Coverings give garage a new look and extended life
By Frank Wagner
Copley News Service
Once you open the door, the garage becomes the most visible part of your home. With proper care, its floor can make a difference in how the world sees your house.
The garage floor can take a beating with oil, salt and other substances being tracked in and ground into unprotected concrete. Floor coverings can not only change the appearance, but extend the life of the garage floor.
A simple coat of latex paint is watertight. It resists stains and protects the floor from things that are tracked into the garage. There are more ambitious coverings that can add to your garage's appeal and protect it from the world around it.
Epoxy is an economic way for the do-it-yourselfer to give the garage a face-lift. "Anyone can do it," says Nicole Richter of Epoxy-Coat of Mount Clemons, Mich. "Even I can do it."
Make sure the epoxy you buy is formulated for garage floors (wall epoxy uses different formulations that aren't as well-suited to garage floors). "Ours is a two-part epoxy," says Richter. "There are resins and hardener that you mix." There are also nonslip oxides applied after the epoxy is spread.
The resins, which give the epoxy its hue, come in two standard colors: gray and tan. Other colors are available as options.
Generally, according to Richter, one person will need two days to apply the epoxy. The first day is prepping the floor using a diamond grinder or a sander with 8-grit paper to remove oil and other stains.
The second day is spent mixing and applying the epoxy with a squeegee and nap roller, usually in 10-by-12 sections. Later, nonslip aluminum oxide or colored flakes are added.
Materials run $265 - an additional $20 for nonstandard colors - for a two-car garage. According to Richter, the epoxy carries a lifetime warranty against peeling and hot-tire marks; the oxide and flakes are warranted for five years.
Perhaps the simplest way to revamp your floor is with a mat. Mats are sturdy, stain-resistant means of protection and quickly installed.
According to David Begley of Better Life Technology in Lexena, Kan., maker of G-Floor mats, a mat will "hide cracks and stains, is cheaper than epoxy and we think (it is) superior."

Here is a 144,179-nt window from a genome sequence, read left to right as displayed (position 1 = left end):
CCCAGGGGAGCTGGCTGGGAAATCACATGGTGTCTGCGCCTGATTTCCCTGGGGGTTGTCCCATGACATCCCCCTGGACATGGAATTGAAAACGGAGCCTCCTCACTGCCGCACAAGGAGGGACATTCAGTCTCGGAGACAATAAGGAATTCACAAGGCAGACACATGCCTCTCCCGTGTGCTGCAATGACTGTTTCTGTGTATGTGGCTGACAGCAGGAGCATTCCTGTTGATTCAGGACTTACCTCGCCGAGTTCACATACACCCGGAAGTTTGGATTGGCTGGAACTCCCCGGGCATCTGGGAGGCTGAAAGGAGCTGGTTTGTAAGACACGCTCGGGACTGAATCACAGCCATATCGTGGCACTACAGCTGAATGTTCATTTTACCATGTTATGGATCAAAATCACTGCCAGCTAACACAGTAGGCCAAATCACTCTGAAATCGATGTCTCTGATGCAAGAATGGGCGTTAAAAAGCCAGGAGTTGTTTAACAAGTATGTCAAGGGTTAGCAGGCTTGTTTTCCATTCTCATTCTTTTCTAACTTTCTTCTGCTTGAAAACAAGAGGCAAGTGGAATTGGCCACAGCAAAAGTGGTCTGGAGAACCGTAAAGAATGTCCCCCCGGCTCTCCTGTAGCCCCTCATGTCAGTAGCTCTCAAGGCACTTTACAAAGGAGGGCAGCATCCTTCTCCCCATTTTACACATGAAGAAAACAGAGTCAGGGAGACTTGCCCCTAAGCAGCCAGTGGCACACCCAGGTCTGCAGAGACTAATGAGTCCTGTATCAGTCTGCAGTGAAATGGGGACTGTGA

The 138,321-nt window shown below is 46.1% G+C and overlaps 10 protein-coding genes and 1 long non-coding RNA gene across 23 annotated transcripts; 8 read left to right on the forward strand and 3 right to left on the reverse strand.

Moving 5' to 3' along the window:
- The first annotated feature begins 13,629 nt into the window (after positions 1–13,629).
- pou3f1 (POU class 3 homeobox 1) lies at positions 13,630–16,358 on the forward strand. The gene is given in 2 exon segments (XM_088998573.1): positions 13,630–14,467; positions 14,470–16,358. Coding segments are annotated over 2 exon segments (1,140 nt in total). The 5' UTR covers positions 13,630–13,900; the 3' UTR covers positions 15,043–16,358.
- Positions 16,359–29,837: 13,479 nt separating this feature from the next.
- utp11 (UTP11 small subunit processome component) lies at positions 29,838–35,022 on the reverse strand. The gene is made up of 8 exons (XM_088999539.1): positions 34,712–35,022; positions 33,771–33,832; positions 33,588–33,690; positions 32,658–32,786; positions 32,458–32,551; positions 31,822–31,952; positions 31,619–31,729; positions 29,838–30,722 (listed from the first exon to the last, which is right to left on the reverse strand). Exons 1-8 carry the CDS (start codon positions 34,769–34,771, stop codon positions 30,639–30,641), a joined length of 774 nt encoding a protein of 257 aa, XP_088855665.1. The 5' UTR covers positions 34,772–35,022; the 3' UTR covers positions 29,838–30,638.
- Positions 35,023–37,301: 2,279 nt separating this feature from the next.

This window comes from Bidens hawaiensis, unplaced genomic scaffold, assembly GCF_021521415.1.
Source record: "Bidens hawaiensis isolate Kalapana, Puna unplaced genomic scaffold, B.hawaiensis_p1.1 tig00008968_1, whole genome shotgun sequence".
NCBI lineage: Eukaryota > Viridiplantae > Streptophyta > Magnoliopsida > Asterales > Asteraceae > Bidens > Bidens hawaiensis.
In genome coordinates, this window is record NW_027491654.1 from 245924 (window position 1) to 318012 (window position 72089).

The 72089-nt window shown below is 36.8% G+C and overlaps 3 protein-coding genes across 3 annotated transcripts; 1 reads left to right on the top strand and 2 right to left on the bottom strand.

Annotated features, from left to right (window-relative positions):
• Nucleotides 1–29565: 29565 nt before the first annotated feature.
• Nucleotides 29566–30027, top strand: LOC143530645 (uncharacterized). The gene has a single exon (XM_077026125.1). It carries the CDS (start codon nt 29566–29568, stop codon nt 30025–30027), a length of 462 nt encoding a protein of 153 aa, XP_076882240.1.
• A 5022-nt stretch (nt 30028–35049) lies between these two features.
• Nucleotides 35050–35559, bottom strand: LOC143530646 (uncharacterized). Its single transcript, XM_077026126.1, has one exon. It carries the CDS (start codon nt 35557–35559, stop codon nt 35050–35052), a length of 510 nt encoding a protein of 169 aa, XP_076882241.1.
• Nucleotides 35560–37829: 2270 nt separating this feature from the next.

The G-Floor standard grade is designed for residential use. According to Begley, mats were originally the width of vehicles, but as more people wanted to cover entire garage floors, the company started making alternative sizes; 20-foot deep mats are available in sizes ranging now from 7 1/2 to 10 feet in width, so two mats will cover a two-car garage.
A mat does not require any preparation or adhesive; once you get it in the garage you unroll it and the floor is covered.
Mats come in six colors and a clear one is being developed to protect floors with epoxy coatings. Prices range from $135 at Sam's Club to $210 on the Internet for a 7 1/2-by-20 mat. The mats typically last 10 to 15 years, according to Begley.
A more elaborate variation on the mat is the interlocking modular floor. Like most mats, floor protectors tend to be of made polyvinyl, a flexible PVC.
The protectors consist of nonslip squares that interlock, much like a jigsaw puzzle, and don't require adhesives. Most residential applications can be done in about four or five hours.
Squares can be mixed and matched to create lines, checkerboards or other patterns. One maker, On the Edge Marketing, has tiles with auto logos, including Ford, Chevrolet, Dodge and Mustang. Another maker, Swisstrax, can create a custom logo.
Each tile costs $4 to $7.50. Swisstrax warrants its product for 12 years; a competing product made by On the Edge Marketing carries a 10-year warranty.
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